Entrepreneurs still regarded with suspicion, despite valuable skills – Executive Grapevine
Many businesses want leaders to display creative thinking, energy and the ability to challenge ideas, but are reluctant to employ individuals with precisely those characteristics.C-suite executives participated in the research undertaken by executive search firm Cripps Sears & Partners in conjunction with Kingston University Entrepreneurship Centre. They acknowledged that business today is more competitive than ever before, thanks to influences such as technology and globalisation, and agreed that innovative, driven individuals were needed to help lead successful companies. However, they were reluctant to accept that this indicated a need for entrepreneurs in a corporate context.
Martin Warner, Cripps Sears & Partners, comments: “Although companies recognise that people with entrepreneurial traits are needed to innovate and enable change, most do not think that this outweighs the perceived negative characteristics in employing entrepreneurs in the corporate environment.”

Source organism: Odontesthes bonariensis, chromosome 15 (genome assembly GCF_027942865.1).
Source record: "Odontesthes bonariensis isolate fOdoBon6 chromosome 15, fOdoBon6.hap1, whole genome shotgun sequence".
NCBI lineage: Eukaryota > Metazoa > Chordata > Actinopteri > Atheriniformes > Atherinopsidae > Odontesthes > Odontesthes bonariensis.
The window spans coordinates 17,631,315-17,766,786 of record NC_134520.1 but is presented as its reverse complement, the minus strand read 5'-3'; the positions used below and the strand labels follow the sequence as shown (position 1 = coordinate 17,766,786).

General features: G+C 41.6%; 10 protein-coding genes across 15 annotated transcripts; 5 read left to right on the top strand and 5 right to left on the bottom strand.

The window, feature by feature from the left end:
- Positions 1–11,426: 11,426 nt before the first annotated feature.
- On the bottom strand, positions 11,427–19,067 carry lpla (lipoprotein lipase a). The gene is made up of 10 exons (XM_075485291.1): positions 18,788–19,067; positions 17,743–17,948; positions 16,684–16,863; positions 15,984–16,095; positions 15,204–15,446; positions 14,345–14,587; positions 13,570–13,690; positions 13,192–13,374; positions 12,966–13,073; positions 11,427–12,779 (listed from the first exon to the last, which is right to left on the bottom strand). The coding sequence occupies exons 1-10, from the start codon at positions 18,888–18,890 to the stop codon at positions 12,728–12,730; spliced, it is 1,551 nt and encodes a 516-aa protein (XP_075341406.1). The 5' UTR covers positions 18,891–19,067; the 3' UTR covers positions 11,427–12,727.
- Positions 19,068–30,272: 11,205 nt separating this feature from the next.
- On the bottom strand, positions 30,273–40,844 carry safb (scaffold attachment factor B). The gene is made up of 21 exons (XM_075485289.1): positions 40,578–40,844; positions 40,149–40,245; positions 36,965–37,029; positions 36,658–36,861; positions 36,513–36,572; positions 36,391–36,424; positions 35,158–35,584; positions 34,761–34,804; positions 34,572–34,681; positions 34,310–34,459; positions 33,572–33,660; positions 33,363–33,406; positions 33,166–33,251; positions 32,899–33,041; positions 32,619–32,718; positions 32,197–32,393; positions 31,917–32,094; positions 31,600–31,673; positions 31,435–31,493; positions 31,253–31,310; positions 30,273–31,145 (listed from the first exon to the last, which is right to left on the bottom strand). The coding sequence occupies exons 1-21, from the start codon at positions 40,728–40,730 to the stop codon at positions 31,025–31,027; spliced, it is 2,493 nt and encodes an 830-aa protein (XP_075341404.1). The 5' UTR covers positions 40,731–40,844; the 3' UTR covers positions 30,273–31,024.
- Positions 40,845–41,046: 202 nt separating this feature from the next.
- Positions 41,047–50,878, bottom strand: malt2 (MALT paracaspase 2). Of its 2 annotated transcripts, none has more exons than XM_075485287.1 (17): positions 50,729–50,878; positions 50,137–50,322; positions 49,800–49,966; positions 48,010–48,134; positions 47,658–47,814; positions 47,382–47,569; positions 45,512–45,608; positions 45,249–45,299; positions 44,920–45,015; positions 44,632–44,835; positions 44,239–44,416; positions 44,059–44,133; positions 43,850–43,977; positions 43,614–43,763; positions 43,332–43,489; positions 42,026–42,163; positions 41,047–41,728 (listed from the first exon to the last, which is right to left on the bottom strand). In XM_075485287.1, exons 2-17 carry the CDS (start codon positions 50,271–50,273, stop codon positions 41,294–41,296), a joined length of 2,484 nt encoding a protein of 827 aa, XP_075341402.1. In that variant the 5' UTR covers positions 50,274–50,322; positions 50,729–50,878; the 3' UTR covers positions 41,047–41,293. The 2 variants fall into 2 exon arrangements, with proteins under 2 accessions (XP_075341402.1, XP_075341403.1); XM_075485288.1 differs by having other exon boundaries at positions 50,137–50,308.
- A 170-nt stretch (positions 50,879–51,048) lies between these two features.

Dr Nick Wilson, Principal Lecturer in Entrepreneurship at Kingston Business School, explains: “Analysis of assignment briefs highlighted a mismatch between some of the rhetoric in terms of what companies were looking for, and the skills and competencies of the successful candidate. A typical example has a brief identifying the greatest challenge as ‘driving through change’. However, the personal specification makes little reference to skills such as leadership and negotiation that might demonstrate the candidate’s ability to drive through change.”
“The biggest fear seems to be that entrepreneurs in the corporate environment will take too many risks and negatively affect business performance. However it is rare that any decisions are taken autonomously. In reality, decision-making is constrained by a level of contextual factors, and subject to a myriad of internal and external conditions.
“At the very least this research calls on companies to re-evaluate how individuals with entrepreneurial capabilities might be recruited and managed in a corporate context so that companies do not run scared of innovators, and instead, risk stagnation.”